Johns Hopkins Places Program-Best Third in Learfield Sports Directors' Cup Standings
June 4, 2014
BALTIMORE, MD - The Johns Hopkins Department of Athletics capped its record-breaking year with a program-best third-place finish in the final 2013-14 Learfield Sports Directors' Cup standings it was announced today. The third-place finish, Johns Hopkins' fourth straight top-10 showing, betters the previous school best, a seventh-place last year, while the 977.5 points JHU accumulated this year are nearly 200 more than the previous record of 789.5, which also came a year ago.
Since the Directors' Cup debuted during the 1995-96 school year, Johns Hopkins has 16 top-25 finishes to its credit, including a current streak of eight straight. In addition to the third-place finish this year and the seventh-place showing a year ago, Johns Hopkins placed eighth in 2010-11 and ninth in 2011-12 to account for the only four top-10 finishes in school history.
Williams continued its impressive run at the top of the Directors' Cup standings with its 17th title. The Ephs accumulated 1,225.25 points to edge runner-up Wisconsin-Whitewater, which totaled 1,134.75 points. Johns Hopkins was third and followed closely by Washington (MO), which placed fourth with 924.25 points, and Amherst, which rounded out the top five with 914.5.
The Directors' Cup is awarded annually by the National Association of College Directors of Athletics (NACDA), Learfield Sports and USA Today to the top overall athletic programs (Division I, Division II, Division III, NAIA) in the country. Points in the standings are accumulated based on an institution's finish in up to 18 sports (nine men • nine women) in NCAA Championship play. Johns Hopkins was represented in NCAA play by a school-record 17 teams this year.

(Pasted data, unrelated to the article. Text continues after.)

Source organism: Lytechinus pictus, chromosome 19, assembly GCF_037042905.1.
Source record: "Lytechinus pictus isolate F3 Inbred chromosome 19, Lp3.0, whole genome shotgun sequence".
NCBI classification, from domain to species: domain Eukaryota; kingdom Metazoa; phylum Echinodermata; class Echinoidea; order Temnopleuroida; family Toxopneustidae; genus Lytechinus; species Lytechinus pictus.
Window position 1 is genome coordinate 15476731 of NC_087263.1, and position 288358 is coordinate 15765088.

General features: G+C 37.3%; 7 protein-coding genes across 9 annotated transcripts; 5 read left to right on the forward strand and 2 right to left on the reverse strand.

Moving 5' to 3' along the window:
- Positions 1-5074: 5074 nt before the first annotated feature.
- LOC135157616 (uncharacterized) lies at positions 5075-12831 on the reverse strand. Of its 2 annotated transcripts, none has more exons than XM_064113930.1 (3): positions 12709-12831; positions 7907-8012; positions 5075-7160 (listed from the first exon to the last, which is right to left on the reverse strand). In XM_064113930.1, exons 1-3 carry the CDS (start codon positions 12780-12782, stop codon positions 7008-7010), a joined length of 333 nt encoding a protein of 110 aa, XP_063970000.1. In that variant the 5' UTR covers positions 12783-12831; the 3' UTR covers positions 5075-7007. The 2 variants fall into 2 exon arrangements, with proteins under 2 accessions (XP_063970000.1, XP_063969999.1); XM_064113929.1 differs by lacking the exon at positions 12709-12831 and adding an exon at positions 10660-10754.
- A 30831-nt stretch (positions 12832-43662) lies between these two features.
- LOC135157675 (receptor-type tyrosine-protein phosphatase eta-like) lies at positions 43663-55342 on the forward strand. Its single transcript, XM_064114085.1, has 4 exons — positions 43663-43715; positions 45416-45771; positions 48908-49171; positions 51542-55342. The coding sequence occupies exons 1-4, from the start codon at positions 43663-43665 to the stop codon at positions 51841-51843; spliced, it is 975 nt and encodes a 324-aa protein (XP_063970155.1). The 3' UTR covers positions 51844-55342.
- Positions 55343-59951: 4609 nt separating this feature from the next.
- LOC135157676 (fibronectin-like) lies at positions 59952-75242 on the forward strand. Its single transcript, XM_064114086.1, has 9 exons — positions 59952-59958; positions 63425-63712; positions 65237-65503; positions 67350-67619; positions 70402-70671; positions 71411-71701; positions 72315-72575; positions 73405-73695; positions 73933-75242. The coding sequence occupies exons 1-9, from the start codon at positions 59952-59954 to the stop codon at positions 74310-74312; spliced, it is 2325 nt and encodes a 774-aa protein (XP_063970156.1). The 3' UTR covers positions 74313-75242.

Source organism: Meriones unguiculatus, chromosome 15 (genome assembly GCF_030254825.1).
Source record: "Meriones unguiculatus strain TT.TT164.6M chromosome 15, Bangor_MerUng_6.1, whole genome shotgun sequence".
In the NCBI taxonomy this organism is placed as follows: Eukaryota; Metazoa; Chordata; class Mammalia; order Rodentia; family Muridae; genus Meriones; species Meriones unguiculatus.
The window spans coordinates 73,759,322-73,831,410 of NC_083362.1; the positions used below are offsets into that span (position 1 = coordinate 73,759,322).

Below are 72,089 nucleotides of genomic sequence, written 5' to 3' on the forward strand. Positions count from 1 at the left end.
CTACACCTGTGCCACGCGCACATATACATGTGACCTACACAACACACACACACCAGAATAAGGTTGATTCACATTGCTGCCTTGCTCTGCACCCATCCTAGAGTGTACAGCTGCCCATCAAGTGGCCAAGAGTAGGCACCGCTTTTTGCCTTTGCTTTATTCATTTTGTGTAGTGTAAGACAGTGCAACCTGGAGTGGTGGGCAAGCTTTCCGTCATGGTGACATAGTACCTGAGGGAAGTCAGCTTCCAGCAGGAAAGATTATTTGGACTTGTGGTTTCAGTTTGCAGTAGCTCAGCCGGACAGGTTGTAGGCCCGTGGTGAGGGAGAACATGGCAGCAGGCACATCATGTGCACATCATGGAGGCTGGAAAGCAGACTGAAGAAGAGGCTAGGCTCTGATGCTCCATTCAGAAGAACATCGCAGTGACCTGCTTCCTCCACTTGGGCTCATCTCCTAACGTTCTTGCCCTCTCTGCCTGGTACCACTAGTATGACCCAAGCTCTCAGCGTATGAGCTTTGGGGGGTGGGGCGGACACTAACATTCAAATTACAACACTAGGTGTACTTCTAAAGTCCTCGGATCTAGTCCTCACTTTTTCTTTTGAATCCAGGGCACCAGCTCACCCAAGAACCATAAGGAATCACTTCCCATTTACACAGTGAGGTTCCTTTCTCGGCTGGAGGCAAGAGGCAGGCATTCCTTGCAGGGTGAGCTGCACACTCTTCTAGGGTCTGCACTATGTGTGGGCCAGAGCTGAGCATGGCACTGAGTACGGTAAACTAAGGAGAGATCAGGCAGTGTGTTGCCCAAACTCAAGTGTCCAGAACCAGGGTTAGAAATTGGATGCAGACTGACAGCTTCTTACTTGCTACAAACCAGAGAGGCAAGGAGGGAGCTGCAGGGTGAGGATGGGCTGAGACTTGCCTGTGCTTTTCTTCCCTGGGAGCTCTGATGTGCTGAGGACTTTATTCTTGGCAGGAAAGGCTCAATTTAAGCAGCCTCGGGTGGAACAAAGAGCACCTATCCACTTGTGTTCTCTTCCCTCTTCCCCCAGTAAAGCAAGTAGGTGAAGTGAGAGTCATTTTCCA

After a good start in the fall and a strong showing in the winter, Johns Hopkins rounded out the year with six teams competing in NCAA Championship competition in the spring, including three that advanced to the quarterfinals or better.
The men's and women's tennis teams combined for 156 points to lead the way. The women's tennis team advanced to the NCAA Semifinals and eventually placed fourth to earn 83 points, while the men added 73 points on the strength of their appearance in the quarterfinals.
The men's and women's lacrosse teams also enjoyed strong seasons and added 85 points combined points. The men earned 60 points with an appearance in the quarterfinals, while the women earned their first trip to the NCAAs since 2007 and counted 25 valuable points to their credit.
With a top five finish hanging in the balance, the Johns Hopkins men's and women's track teams were both well represented at the NCAA Championships and brought home 55 and 49 points, respectively, on the last weekend of Division III Championship competition. The men's 55 points came with an 18th-place team finish that was highlighted by Andrew Carey's national championship in the 800-meter run. The women finished 23rd in the team standings to earn their 49 points.
Johns Hopkins accumulated 289 points in the fall, 343.5 points in the winter and 345 in the spring. Hopkins was one of just two schools in the nation to score 285 or more points in all three seasons (Williams was the other).
Highlighting the 343.5-point effort in the winter for Johns Hopkins were the women's and men's swimming teams, which placed third and fourth, respectively, at the NCAA Championships. This the first year the men and women both placed in the top four at the NCAAs in the same year.
The quick start in the fall, which included five NCAA teams for Johns Hopkins, was fueled by a second consecutive NCAA Championship for head coach Bobby Van Allen's women's cross country team. The national title brought 100 Directors' Cup points.
In addition to receiving balanced production from its fall, winter and spring teams, Johns Hopkins also demonstrated a remarkable balance between its men's and women's programs. Of the 977.5 points JHU accumulated, 496 came from women's teams and 481.5 came from men's programs.
2013-14 Learfield Sports Directors' Cup